After a week marked with tight liquidity and volatility in the financial markets, the Reserve Bank of India is watching how banks are deploying the funds raised through the repo window.
Sources close to the development said that the central bank was checking if banks used the liquidity adjustment facility (LAF) for raising resources to meet short-term lending needs or pay off high-cost bulk deposits.
Though it was quite difficult to pinpoint the end use of funds, the scan was a part of the regulatory monitoring to reduce prospects of directing the money for purposes other than meeting temporary cash needs, the chairman of a large public sector bank told Business Standard.
RBI sources said market monitoring was a regular regulatory activity. However, they did not elaborate the scope of the scan.
Bankers said the central bank might be worried that the steps taken by it so far had not eased the liquidity situation and that call rates remained high.
Taking note of the liquidity crunch and dollar shortage, the RBI -- on the evening of September 16 -- announced interim measures, allowing banks in dire need of funds to cut the statutory liquidity requirement (SLR) by a percentage point from the 25 per cent stipulation. In effect, it lowered the SLR level that banks have to maintain.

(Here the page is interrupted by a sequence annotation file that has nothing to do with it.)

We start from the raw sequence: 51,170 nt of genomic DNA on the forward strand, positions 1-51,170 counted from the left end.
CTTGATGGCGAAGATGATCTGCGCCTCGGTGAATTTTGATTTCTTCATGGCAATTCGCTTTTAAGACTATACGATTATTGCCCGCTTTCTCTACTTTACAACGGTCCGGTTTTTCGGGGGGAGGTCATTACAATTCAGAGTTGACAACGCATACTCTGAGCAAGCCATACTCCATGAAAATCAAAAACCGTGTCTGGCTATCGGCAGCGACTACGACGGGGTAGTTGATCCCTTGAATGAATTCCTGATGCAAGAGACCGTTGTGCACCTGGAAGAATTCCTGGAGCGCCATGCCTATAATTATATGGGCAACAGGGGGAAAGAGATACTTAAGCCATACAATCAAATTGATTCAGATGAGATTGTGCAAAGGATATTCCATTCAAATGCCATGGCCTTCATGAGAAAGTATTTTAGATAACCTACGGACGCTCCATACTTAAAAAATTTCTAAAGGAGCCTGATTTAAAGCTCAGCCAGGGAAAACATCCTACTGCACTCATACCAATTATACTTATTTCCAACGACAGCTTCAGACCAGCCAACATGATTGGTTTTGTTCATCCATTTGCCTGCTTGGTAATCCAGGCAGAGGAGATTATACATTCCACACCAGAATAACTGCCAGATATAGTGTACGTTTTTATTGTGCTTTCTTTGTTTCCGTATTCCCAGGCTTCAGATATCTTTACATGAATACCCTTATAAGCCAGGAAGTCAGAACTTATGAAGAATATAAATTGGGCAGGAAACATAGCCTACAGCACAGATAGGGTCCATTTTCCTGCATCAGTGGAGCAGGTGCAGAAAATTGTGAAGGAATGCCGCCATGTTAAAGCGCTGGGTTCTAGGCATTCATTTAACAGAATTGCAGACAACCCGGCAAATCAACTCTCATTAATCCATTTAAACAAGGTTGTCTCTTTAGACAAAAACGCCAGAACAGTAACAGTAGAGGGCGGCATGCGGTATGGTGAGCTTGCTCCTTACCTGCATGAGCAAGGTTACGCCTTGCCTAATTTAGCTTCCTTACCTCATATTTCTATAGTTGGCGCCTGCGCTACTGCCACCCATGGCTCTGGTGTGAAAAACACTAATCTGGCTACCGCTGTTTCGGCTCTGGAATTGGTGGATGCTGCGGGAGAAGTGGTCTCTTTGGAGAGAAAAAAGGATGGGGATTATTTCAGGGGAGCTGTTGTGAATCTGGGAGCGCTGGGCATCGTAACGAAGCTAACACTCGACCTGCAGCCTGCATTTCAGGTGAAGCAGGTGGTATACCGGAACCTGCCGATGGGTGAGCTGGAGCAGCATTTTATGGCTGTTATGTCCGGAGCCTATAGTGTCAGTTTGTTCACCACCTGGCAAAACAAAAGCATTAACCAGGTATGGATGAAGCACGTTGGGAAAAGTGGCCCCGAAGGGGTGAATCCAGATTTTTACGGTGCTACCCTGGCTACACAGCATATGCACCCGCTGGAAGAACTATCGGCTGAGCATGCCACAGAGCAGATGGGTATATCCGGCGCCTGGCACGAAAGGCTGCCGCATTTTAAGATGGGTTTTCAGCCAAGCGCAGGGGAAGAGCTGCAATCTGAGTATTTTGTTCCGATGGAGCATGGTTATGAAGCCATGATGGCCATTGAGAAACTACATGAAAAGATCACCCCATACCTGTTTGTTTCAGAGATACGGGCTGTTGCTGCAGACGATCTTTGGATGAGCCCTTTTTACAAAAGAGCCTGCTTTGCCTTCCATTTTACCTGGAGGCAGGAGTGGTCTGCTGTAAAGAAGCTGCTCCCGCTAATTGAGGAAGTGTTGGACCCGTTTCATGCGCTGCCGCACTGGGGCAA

With over Rs 35,000 crore (Rs 350 billion) sucked out for payment of advance tax by companies, call rates touched 16 per cent on September 16. Despite the RBI's intervention, it stayed in the double-digit zone and ruled at 12 per cent for some deals on September 19. In addition, the scale of borrowings remained high with banks using LAF to borrow Rs 83,000 crore (Rs 830 billion) on September 19. The daily LAF borrowings were above Rs 50,000 crore (Rs 500 billion) on almost all days last week.
The treasury head of a private bank pointed out that with temporary easing of SLR, banks have got additional room to raise resources from the RBI and, that too, at much less cost. At present, the repo rate, or the rate at which the RBI lends to banks under the LAF window, is 9 per cent, while call rates are higher. Call rate is the indicative short-term rate for banks to borrow from each other.
According to sources, banks can lend short-term repo money for 30-60 days. However, that comes with the risk of an asset-liability mismatch as repo money has to be returned to RBI in one-two days, while a bank loan is extended for a relatively longer duration.
The other use -- paying off high-cost bulk deposits -- also comes with the same risk. Banks, however, have reduced their dependence on high-cost debt as most of them are slowing down their lending operations due to a rise in delinquency rate and lower demand owing to higher interest rates.Still, sources said, government-owned banks also had accepted bulk deposits aggregating Rs 26,000 crore (Rs 260 billion) during May-July 2008 from public sector companies, offering 1-4 per cent higher than the card rates.